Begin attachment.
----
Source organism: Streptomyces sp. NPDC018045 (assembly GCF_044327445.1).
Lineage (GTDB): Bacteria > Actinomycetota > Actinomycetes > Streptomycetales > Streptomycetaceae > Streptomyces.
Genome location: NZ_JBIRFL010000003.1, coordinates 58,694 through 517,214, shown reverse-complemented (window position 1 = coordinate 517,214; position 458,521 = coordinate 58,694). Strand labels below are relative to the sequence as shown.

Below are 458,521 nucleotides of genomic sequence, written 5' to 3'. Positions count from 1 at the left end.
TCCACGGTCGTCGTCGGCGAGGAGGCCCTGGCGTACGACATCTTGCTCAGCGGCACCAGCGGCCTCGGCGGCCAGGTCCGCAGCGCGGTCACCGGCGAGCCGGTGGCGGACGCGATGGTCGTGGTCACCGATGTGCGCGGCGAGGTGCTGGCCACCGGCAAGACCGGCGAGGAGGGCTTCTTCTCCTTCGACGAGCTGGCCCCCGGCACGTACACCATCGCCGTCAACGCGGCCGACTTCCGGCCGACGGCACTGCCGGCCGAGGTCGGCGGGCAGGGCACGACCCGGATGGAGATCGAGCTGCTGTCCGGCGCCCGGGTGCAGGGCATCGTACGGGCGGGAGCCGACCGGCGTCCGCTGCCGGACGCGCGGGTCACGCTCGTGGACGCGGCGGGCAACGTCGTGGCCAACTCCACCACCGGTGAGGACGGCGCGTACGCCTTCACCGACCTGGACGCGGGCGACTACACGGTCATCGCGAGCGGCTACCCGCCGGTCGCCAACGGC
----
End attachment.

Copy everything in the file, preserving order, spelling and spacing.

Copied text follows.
Source organism: Streptomyces sp. NPDC018045 (assembly GCF_044327445.1).
Lineage (GTDB): Bacteria > Actinomycetota > Actinomycetes > Streptomycetales > Streptomycetaceae > Streptomyces.
Genome location: NZ_JBIRFL010000003.1, coordinates 58,694 through 517,214, shown reverse-complemented (window position 1 = coordinate 517,214; position 458,521 = coordinate 58,694). Strand labels below are relative to the sequence as shown.

Below are 458,521 nucleotides of genomic sequence, written 5' to 3'. Positions count from 1 at the left end.
TCCACGGTCGTCGTCGGCGAGGAGGCCCTGGCGTACGACATCTTGCTCAGCGGCACCAGCGGCCTCGGCGGCCAGGTCCGCAGCGCGGTCACCGGCGAGCCGGTGGCGGACGCGATGGTCGTGGTCACCGATGTGCGCGGCGAGGTGCTGGCCACCGGCAAGACCGGCGAGGAGGGCTTCTTCTCCTTCGACGAGCTGGCCCCCGGCACGTACACCATCGCCGTCAACGCGGCCGACTTCCGGCCGACGGCACTGCCGGCCGAGGTCGGCGGGCAGGGCACGACCCGGATGGAGATCGAGCTGCTGTCCGGCGCCCGGGTGCAGGGCATCGTACGGGCGGGAGCCGACCGGCGTCCGCTGCCGGACGCGCGGGTCACGCTCGTGGACGCGGCGGGCAACGTCGTGGCCAACTCCACCACCGGTGAGGACGGCGCGTACGCCTTCACCGACCTGGACGCGGGCGACTACACGGTCATCGCGAGCGGCTACCCGCCGGTCGCCAACGGC